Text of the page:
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Membranes 2016, 6(2), 24; https://doi.org/10.3390/membranes6020024

Article
New RO TFC Membranes by Interfacial Polymerization in n-Dodecane with Various co-Solvents
1
Nuclear Science Research Institute, King Abdulaziz City for Science and Technology (KACST), P.O. Box 6086, Riyadh 11442, Saudi Arabia
2
Department of Petroleum and Chemical Engineering, Sultan Qaboos University, P.O. Box 33, Muscat 123, Oman
3
Department of Chemical Engineering, Jordan University of Science and Technology, P.O. Box 3030, Irbid 22110, Jordan
4
Department of Chemistry, College of Sciences, King Saud University (KSU), P.O. Box 2455, Riyadh 11451, Saudi Arabia
*
Authors to whom correspondence should be addressed.
Academic Editor: Isabel Coelhoso
Received: 10 March 2016 / Accepted: 26 April 2016 / Published: 29 April 2016

Abstract

:
The objective of this research is to prepare and characterize a new and highly efficient polyamide TFC RO membrane by interfacial polymerization in dodecane solvent mixed with co-solvents. Three co-solvents were tested namely; acetone, ethyl acetate, and diethyl ether of concentration of 0.5, 1, 2, 3, and 5 wt %. The modified membranes were characterized by SEM, EDX, AFM and contact angle techniques. The results showed that addition of co-solvent results in a decrease in the roughness, pore size and thickness of the produced membranes. However, as the concentration of the co-solvent increases the pore size of the membranes gets larger. Among the three co-solvents tested, acetone was found to result in membranes with the largest pore size and contact angle followed by diethyl ether then ethyl acetate. Measured contact angle increases as the concentration of the co-solvent increases reaching a constant value except for ethyl acetate where it was found to drop. Investigating flux and salt rejection by the formulated membranes showed that higher flux was attained when acetone was used as a co-solvent followed by diethyl ether then ethyl acetate. However, the highest salt rejection was achieved with diethyl ether.
Keywords:
interfacial polymerization; RO membrane; co-solvent; desalination

1. Introduction

Membranes are widely used in many industrial applications such as desalination and water treatment [1,2,3,4]. Different types of membranes were developed for oil-water separation [5,6,7,8], industrial waste water treatment [9,10], organic matter removal from wastewater [11,12] and municipal waste water treatment [13,14,15,16].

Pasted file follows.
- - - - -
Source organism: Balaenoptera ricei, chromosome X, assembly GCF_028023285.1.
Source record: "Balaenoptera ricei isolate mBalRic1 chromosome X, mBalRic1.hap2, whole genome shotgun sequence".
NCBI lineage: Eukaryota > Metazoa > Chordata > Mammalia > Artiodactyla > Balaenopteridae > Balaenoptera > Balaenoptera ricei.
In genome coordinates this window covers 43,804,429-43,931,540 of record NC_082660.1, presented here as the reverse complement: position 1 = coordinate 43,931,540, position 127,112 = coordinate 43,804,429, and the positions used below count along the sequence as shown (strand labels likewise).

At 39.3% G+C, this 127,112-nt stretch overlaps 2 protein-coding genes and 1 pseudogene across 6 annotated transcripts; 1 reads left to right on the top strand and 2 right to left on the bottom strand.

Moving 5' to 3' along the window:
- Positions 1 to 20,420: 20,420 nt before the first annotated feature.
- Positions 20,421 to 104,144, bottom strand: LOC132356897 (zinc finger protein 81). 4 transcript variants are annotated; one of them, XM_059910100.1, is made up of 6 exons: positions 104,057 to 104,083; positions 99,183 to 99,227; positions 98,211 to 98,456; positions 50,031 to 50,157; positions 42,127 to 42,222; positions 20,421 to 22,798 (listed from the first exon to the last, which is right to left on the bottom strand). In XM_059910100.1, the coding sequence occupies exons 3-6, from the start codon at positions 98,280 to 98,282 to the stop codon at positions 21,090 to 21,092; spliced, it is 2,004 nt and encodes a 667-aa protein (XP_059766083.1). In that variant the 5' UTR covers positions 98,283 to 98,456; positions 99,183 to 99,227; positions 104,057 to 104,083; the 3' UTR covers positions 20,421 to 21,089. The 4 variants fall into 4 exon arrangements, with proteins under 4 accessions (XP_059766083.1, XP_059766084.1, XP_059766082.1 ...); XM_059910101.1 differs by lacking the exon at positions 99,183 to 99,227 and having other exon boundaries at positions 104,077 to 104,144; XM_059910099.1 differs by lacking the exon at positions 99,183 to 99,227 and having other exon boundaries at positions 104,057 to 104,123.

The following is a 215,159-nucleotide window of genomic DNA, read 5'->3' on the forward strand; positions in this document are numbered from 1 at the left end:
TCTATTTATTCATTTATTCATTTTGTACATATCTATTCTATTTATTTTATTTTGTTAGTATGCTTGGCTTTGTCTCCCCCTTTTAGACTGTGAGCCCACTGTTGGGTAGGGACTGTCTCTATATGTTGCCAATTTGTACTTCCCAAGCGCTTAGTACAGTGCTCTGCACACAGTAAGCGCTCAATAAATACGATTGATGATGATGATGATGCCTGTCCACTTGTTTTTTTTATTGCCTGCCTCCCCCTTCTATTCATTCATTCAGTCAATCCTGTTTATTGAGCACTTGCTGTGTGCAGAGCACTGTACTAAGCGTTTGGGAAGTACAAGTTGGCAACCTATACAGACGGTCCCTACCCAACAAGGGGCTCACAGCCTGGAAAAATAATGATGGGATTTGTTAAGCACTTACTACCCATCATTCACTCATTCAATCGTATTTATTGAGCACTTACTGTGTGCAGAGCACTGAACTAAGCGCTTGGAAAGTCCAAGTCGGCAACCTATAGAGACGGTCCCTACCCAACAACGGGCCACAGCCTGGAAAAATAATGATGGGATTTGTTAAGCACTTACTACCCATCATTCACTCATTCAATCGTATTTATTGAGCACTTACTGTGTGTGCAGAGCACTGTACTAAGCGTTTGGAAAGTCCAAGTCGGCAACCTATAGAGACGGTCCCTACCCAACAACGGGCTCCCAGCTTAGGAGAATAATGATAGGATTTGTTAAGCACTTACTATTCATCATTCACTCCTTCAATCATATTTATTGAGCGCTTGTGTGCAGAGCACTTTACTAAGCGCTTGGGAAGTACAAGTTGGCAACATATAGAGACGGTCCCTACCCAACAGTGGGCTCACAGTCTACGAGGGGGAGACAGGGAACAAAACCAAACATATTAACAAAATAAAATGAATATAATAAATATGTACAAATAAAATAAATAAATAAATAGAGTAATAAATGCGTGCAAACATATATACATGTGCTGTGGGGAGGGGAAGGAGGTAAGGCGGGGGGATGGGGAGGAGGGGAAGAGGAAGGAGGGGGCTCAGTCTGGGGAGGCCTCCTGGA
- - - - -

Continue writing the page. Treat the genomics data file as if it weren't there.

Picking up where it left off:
A persistent problem associated with the application of membrane processes is membrane fouling defined as the reduction in the flux through the membrane due to the blocking of its pores or constriction due to the deposition of small particles [17,18]. To minimize this problem researchers have worked on finding new ways to manufacture membranes in which fouling problem is minimized yet keeping high salt rejection. Some example of these techniques are those related to the incorporation of nanoparticles during membrane formulation [19,20,21,22,23], the graft polymerization of ionic liquids with nanoparticles [24], the addition of co-solvent during the manufacturing process [25], the fabrication electrically conductive membranes based on carbon nanostructures [26], the preparation of permeable zeolite membranes [27,28,29], the interfacial polymerization with natural material [29,30] and the use of hydrophilic modifier [6,7,31,32,33,34,35,36].
A Unique technique to accomplish a high degree of water permeability is to develop reactivity of the monomer with additives in the aqueous phase. For instance, Hirose et al. stated that the addition of ether and alcohol in the water phase headed to greater water permeability and greater salt rejection [37,38,39]. Zhao et al. also stated that addition of hydrophilic additives such as anthranilic acid in the water phase headed to greater water permeability and higher salt rejection [40]. However, only a small number of articles have ever stated about the membranes produced with additives in the organic phase.